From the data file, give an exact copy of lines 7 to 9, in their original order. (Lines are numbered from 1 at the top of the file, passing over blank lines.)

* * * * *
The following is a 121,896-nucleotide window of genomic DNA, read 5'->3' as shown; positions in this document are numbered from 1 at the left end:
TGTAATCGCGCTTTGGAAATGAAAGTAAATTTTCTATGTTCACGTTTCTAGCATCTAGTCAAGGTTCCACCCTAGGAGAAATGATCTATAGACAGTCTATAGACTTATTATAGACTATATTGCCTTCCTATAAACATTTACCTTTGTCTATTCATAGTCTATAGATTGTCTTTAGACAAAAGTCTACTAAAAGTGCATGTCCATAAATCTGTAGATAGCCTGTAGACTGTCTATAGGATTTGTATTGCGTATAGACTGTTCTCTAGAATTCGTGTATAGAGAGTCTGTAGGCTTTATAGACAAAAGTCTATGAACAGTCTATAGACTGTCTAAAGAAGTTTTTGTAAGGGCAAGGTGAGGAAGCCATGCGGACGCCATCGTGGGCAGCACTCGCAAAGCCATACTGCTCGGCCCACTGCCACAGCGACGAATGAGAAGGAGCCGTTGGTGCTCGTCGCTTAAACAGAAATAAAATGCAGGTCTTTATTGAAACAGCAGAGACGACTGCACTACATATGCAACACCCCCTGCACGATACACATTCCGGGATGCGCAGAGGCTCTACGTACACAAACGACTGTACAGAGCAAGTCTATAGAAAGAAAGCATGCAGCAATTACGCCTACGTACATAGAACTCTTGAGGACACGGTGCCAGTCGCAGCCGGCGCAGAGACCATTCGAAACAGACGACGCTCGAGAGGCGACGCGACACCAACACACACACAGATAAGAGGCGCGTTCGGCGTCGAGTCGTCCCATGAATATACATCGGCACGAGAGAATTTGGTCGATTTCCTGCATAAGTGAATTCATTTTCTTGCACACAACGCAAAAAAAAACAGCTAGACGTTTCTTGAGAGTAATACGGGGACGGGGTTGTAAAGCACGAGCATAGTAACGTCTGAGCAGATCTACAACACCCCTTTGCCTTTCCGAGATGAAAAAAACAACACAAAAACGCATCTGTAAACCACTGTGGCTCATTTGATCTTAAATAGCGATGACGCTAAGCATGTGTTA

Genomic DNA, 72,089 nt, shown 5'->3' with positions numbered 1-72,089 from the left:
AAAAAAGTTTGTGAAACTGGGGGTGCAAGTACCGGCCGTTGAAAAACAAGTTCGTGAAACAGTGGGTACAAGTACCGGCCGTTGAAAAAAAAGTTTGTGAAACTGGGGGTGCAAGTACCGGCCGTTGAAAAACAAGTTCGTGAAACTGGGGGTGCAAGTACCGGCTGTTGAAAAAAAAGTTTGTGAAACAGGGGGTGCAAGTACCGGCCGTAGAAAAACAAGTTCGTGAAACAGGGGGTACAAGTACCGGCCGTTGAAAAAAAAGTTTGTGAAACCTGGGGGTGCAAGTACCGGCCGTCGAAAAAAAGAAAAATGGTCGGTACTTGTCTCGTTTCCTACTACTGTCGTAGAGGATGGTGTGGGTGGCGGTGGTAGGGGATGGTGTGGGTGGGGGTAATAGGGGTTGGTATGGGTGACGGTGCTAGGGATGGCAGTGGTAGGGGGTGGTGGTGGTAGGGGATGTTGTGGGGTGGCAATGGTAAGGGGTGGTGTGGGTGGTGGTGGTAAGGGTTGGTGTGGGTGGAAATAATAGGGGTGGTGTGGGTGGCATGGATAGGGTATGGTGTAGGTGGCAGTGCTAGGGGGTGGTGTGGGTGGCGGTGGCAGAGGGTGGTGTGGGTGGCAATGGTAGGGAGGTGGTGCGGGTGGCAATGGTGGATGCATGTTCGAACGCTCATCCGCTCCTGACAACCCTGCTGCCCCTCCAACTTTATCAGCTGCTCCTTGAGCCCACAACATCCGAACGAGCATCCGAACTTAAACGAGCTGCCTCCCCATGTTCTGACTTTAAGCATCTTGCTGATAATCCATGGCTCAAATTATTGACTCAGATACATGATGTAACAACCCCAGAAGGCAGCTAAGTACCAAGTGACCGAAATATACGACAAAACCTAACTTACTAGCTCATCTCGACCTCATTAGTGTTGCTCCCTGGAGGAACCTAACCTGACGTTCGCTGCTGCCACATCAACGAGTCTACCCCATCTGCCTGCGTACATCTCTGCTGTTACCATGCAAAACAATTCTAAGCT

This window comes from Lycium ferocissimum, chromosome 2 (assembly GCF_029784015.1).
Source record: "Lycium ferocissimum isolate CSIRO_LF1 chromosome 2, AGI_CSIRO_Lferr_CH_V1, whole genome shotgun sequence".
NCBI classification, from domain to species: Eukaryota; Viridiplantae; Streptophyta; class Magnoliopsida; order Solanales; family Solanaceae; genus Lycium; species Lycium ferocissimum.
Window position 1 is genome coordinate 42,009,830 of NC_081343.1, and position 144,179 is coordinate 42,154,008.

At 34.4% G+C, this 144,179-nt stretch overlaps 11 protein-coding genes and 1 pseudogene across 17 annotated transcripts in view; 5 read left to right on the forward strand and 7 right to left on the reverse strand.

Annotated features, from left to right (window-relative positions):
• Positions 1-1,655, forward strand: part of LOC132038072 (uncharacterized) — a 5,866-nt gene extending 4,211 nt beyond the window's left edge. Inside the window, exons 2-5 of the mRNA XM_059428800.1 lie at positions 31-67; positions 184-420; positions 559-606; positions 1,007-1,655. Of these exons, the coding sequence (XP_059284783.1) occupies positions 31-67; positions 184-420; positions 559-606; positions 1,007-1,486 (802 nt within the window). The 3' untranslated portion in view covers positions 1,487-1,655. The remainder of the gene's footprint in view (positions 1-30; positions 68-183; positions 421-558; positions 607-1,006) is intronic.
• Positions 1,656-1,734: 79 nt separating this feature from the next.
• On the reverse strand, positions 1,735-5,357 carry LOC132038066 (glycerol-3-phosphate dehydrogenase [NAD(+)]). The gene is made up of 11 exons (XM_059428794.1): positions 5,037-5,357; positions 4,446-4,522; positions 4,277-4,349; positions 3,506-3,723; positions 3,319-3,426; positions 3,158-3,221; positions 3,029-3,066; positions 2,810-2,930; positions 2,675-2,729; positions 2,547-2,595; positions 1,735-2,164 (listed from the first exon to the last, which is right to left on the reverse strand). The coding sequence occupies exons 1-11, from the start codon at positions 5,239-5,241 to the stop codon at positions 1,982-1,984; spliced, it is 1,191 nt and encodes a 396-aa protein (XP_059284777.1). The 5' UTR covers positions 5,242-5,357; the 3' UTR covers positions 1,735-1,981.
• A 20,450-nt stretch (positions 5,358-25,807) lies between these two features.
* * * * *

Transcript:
NCBI classification, from domain to species: Eukaryota; Viridiplantae; Streptophyta; class Magnoliopsida; order Solanales; family Solanaceae; genus Lycium; species Lycium ferocissimum.
Window position 1 is genome coordinate 42,009,830 of NC_081343.1, and position 144,179 is coordinate 42,154,008.

At 34.4% G+C, this 144,179-nt stretch overlaps 11 protein-coding genes and 1 pseudogene across 17 annotated transcripts in view; 5 read left to right on the forward strand and 7 right to left on the reverse strand.